It is accepted that insurance fraud goes on even though it is an illegal practice. Is it seen as vengeance against insurers’ ever increasing premiums, but who try hard to avoid paying out on claims when they come. Insurance fraud is a problem and costs an estimated £3 billion annually. The festive season is notoriously bad – in the New Year claims rise by 40% as the over-spending at Christmas catches up.
The industry is not taking it any more, and, has introduced techniques developed by the United States police called ‘Cognitive Interviewing’. It is used to expose lies of insurance cheats whom are unaware they are being questioned.
A UK company based in East Grinstead, West Sussex, is pioneering the technique and they have on board many top insurance companies. When their researchers communicate with claimants they act as if they are the insurers so as not to raise suspicions. They pride themselves in saving, for every 100 cases, a sum of £37,000 and as we know, fraudulent claims are worth a lot of money each year – 15% of all favourable claims, so if the whole industry used this technique they could make huge savings.
The £3bn is largely claimed on motor insurance policies; most suspicious are fire damage claims, and unusual travel and homes claims. Ultimately, the submitting of dishonest claims directly effects all policy holders and their premiums go up.
Latterly, insurers relied on the covert use of lie detectors when dealing with telephone claims but also worried that stringent questioning might, in fact, offend the ordinary customers. At the company in East Grinstead, they use psychological techniques as part of general conversations. “We build up a rapport with the customer, which is great if they are genuine. It is also good if they are not,” said Gabrielle Ashley, founder of ACM with Bill Truemen, an ex fraud specialist at Lloyds TSB and Direct Line.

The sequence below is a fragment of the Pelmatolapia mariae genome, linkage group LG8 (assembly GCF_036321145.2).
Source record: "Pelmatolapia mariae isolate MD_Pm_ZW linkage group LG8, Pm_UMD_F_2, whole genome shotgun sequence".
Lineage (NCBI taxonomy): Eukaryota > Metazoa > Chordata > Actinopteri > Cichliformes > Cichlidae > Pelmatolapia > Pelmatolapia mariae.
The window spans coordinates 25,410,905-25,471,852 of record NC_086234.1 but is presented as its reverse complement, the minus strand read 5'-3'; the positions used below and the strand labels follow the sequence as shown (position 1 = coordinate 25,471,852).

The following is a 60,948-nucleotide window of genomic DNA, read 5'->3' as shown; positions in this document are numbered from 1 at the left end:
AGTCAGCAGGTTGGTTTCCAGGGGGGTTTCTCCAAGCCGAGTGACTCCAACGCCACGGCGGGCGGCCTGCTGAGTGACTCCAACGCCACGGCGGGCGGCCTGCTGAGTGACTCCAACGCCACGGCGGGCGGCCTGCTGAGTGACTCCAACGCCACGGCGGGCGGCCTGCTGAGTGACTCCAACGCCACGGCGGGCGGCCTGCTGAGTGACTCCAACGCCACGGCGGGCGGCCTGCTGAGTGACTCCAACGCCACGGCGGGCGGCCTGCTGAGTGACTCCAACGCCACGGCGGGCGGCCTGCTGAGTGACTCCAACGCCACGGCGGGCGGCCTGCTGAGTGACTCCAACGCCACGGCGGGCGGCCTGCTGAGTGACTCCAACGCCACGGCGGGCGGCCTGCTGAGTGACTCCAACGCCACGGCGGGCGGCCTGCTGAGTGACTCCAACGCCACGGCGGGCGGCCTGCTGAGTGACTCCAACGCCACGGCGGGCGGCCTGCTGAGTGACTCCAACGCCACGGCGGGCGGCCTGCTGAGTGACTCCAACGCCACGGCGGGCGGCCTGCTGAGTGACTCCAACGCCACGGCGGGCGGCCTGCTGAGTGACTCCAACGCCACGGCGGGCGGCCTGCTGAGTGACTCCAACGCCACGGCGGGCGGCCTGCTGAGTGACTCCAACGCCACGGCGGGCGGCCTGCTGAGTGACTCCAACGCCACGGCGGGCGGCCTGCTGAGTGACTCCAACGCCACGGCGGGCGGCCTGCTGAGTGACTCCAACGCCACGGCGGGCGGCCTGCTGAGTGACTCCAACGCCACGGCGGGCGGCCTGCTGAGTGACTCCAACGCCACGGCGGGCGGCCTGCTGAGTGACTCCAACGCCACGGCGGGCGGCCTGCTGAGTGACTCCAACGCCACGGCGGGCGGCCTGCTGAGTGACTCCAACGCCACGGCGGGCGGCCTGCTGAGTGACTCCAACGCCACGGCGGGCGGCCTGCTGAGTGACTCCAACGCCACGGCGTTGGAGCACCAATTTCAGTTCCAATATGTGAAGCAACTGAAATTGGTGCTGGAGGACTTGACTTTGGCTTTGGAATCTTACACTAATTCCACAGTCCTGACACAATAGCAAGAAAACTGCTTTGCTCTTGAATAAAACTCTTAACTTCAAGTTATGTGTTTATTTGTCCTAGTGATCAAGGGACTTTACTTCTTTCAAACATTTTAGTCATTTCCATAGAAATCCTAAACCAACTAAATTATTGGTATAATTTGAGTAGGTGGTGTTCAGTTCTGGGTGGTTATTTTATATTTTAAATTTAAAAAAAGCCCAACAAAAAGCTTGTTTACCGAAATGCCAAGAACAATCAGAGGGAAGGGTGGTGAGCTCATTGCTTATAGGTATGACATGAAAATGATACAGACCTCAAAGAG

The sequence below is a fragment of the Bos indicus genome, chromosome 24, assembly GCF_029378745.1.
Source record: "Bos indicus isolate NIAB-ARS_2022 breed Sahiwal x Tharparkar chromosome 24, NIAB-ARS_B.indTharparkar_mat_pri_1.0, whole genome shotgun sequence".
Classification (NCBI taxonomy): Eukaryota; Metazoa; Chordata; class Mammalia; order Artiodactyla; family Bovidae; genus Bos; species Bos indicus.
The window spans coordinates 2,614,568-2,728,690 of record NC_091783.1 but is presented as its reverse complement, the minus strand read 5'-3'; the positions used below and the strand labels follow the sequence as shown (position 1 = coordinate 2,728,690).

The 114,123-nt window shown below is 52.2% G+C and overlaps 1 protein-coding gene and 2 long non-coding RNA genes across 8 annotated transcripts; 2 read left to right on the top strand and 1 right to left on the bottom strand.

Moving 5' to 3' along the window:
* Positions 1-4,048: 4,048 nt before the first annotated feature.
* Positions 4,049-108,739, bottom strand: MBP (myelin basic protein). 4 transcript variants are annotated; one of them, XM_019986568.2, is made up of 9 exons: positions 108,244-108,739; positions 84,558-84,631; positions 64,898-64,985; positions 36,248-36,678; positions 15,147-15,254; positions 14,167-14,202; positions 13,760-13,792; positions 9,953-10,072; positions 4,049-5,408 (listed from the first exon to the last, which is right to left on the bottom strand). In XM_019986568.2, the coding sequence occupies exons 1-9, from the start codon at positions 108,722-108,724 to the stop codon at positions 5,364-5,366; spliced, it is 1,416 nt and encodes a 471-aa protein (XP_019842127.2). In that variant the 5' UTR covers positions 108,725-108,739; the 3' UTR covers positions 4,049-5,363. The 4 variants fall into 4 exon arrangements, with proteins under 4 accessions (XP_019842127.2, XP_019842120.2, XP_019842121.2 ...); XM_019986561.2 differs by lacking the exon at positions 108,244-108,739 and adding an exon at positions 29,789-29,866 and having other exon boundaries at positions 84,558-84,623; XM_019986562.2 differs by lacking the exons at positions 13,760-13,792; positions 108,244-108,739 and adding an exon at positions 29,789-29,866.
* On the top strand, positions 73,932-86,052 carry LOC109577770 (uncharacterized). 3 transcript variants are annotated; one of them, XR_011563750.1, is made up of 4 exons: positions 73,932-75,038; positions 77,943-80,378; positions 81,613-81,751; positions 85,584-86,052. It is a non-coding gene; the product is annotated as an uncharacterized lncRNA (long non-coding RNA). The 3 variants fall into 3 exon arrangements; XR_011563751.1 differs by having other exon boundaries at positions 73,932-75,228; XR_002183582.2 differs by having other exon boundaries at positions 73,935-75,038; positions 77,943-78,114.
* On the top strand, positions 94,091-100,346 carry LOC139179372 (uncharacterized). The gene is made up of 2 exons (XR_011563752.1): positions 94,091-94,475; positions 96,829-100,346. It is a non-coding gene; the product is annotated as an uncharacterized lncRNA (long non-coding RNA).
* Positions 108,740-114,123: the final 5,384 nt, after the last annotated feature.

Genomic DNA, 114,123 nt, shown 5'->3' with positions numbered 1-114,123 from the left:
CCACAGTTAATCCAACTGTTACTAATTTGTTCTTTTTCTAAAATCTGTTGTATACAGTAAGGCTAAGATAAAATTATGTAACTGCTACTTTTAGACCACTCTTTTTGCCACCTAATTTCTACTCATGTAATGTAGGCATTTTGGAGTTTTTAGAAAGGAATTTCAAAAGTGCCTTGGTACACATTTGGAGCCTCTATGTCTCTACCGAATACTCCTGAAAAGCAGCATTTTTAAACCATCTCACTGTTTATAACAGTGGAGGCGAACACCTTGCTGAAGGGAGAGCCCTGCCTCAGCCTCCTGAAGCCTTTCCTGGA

The first step is to compile a written ‘virgin version’ of the case from a telephone conversation with the claimant from the second they discovered the problem up to contacting their insurers. Then they ask questions and probe various points to get different perspectives. Ms Ashley said. “If you are telling the truth, it comes from the filing cabinet left side of your brain. If you are lying, it comes from the right side, and you change your language and the tenses you are using,”
Decisions to reject claims have only had a 1% appeal rate and no-one has taken them to the insurance ombudsman or to court despite having dealt with over 3,500 cases.
Other insurance companies are developing their own versions of cognitive interviewing. But some companies remain sceptical about these methods. Norwich Union does not consider any one fraud detection system in isolation to be a ‘silver bullet’. They adopt a layered approach, combining a framework of manual and technology-based controls. As part of this, they seek to balance the twin goals of enhanced fraud savings with minimum impact on their genuine customers in terms of delay or other inconvenience.